8 England Euro 2000 Tournament took place in June 2000 in Holland and Belgium England were eliminated after group stages Much media coverage of potential for trouble prior to tournament Widespread reporting of incidents before, during and after the match with Germany

9 England v Germany (Saturday 17th June) Initial Response Charlerois main square, the Place de Charles II, which should have been the centre of celebration, resembled a battleground. More than 200 English yobs attacked German rivals, hurling chairs and sticks as they went (Sunday Express, 18/6/2000) I had watched with delight as the Belgian riot police had waded into some 200 English thugs in Brussels the night before…. I counted perhaps 300 hardened English hooligans bringing fear and mayhem to Brussels and Charleroi (Times, 19/6/2000)

10 England v Germany (Saturday 17th June) Minority Voices …there was no riot in Charleroi. There was no pitched battle. There were no rival mobs baying for blood. The fighting between English and German fans in the main square lasted for about 60 seconds. The clumsy but effective intervention of Belgian armoured water cannon and mounted police lasted about five minutes (Independent, 19/6/2000) Compared to Marseilles in the World Cup and even Copenhagen last month and despite some vivid television pictures, it was little more than handbags at 20 paces (Times, 19/6/2000)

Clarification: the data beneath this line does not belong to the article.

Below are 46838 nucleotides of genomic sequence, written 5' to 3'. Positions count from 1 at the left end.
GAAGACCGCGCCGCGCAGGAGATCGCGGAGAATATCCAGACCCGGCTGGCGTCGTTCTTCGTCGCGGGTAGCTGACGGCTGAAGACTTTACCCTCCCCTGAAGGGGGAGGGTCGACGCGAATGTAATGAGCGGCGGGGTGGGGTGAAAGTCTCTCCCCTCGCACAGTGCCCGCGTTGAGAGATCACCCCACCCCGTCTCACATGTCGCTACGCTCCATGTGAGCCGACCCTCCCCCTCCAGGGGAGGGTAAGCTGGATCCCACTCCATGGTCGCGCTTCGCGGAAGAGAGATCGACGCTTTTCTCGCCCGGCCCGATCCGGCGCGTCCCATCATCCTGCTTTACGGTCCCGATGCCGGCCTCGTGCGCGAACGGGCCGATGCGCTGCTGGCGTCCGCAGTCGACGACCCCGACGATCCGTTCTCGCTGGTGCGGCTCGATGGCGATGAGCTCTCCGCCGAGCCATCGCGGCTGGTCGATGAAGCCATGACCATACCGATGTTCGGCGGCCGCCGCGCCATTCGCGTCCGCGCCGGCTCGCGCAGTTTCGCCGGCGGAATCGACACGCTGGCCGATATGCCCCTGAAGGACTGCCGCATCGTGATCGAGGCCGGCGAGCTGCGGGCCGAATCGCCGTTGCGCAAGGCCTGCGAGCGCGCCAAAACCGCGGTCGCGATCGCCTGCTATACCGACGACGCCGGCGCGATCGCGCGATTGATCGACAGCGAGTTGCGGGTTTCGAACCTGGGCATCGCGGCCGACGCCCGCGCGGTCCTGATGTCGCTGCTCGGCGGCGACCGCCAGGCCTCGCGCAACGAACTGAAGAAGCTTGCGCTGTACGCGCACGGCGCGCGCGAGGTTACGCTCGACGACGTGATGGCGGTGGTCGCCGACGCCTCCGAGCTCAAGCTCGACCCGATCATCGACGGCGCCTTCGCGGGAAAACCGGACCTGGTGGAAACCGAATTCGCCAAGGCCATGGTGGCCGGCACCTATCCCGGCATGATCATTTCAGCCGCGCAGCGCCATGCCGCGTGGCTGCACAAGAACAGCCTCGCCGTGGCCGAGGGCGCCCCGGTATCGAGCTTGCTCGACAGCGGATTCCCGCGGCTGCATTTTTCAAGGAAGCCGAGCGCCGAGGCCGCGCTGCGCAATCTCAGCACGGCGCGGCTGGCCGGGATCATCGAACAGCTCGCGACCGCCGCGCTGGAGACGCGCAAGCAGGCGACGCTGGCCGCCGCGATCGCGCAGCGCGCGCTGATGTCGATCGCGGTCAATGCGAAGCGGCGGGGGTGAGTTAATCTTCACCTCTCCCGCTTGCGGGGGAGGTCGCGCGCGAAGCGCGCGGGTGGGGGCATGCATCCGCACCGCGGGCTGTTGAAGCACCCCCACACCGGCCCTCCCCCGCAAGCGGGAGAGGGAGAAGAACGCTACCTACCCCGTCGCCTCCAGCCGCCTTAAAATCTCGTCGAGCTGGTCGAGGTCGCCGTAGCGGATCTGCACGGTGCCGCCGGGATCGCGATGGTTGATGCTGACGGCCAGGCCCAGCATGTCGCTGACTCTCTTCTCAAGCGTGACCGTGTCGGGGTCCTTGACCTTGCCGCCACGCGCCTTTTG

11 England v Germany (Saturday 17th June) Contribution to violent images It is clear that over the weekend the Belgians decided that a heavy show of force with water cannon, tear gas, dogs and truncheons was the most effective deterrent pour encourager les auters. At a loss to know how to deal with the rioting they seemed to have rounded up everybody in sight (Daily Telegraph, 19/6/2000) When the police eventually moved in yesterday their behaviour was unbelievable, they tipped-off journalists and TV crews that they were about to lift some Germans in a bar and in the melee thousands surged towards the incident. Thats when it went-off as they say. But of course it did! (Observer, 18/6/2000)